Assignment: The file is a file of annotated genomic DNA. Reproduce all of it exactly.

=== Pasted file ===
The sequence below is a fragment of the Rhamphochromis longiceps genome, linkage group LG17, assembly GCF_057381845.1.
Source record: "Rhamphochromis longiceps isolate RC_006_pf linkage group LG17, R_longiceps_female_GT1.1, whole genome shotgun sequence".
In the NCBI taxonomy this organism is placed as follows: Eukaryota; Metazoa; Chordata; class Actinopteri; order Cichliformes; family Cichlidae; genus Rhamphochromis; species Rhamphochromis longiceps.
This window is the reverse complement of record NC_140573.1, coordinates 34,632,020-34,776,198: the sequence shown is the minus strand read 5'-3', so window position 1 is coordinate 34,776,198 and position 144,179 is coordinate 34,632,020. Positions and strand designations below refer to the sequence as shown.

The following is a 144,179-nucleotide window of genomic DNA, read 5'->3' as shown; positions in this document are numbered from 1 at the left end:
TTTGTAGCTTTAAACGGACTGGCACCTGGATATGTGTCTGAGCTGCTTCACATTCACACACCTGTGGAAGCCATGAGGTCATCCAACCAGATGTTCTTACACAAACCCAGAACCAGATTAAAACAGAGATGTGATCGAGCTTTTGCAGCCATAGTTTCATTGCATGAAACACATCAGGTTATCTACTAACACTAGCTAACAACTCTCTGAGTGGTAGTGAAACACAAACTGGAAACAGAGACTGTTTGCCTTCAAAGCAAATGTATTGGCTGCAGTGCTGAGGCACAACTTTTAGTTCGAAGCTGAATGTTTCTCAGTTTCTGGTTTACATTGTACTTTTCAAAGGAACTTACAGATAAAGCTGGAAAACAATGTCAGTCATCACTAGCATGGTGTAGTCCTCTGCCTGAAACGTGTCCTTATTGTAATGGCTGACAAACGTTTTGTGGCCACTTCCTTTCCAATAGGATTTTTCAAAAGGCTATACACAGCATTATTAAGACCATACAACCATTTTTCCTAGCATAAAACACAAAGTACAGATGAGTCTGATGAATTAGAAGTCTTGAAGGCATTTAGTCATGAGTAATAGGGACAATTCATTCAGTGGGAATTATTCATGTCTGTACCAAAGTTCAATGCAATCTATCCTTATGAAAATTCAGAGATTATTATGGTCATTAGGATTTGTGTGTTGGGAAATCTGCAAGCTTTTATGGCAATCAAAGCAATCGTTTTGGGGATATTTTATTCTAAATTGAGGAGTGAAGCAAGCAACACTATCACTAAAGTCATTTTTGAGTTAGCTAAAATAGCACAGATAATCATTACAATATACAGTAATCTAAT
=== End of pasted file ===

The sequence below is a fragment of the Rhamphochromis longiceps genome, linkage group LG17, assembly GCF_057381845.1.
Source record: "Rhamphochromis longiceps isolate RC_006_pf linkage group LG17, R_longiceps_female_GT1.1, whole genome shotgun sequence".
In the NCBI taxonomy this organism is placed as follows: Eukaryota; Metazoa; Chordata; class Actinopteri; order Cichliformes; family Cichlidae; genus Rhamphochromis; species Rhamphochromis longiceps.
This window is the reverse complement of record NC_140573.1, coordinates 34,632,020-34,776,198: the sequence shown is the minus strand read 5'-3', so window position 1 is coordinate 34,776,198 and position 144,179 is coordinate 34,632,020. Positions and strand designations below refer to the sequence as shown.

The following is a 144,179-nucleotide window of genomic DNA, read 5'->3' as shown; positions in this document are numbered from 1 at the left end:
TTTGTAGCTTTAAACGGACTGGCACCTGGATATGTGTCTGAGCTGCTTCACATTCACACACCTGTGGAAGCCATGAGGTCATCCAACCAGATGTTCTTACACAAACCCAGAACCAGATTAAAACAGAGATGTGATCGAGCTTTTGCAGCCATAGTTTCATTGCATGAAACACATCAGGTTATCTACTAACACTAGCTAACAACTCTCTGAGTGGTAGTGAAACACAAACTGGAAACAGAGACTGTTTGCCTTCAAAGCAAATGTATTGGCTGCAGTGCTGAGGCACAACTTTTAGTTCGAAGCTGAATGTTTCTCAGTTTCTGGTTTACATTGTACTTTTCAAAGGAACTTACAGATAAAGCTGGAAAACAATGTCAGTCATCACTAGCATGGTGTAGTCCTCTGCCTGAAACGTGTCCTTATTGTAATGGCTGACAAACGTTTTGTGGCCACTTCCTTTCCAATAGGATTTTTCAAAAGGCTATACACAGCATTATTAAGACCATACAACCATTTTTCCTAGCATAAAACACAAAGTACAGATGAGTCTGATGAATTAGAAGTCTTGAAGGCATTTAGTCATGAGTAATAGGGACAATTCATTCAGTGGGAATTATTCATGTCTGTACCAAAGTTCAATGCAATCTATCCTTATGAAAATTCAGAGATTATTATGGTCATTAGGATTTGTGTGTTGGGAAATCTGCAAGCTTTTATGGCAATCAAAGCAATCGTTTTGGGGATATTTTATTCTAAATTGAGGAGTGAAGCAAGCAACACTATCACTAAAGTCATTTTTGAGTTAGCTAAAATAGCACAGATAATCATTACAATATACAGTAATCTAAT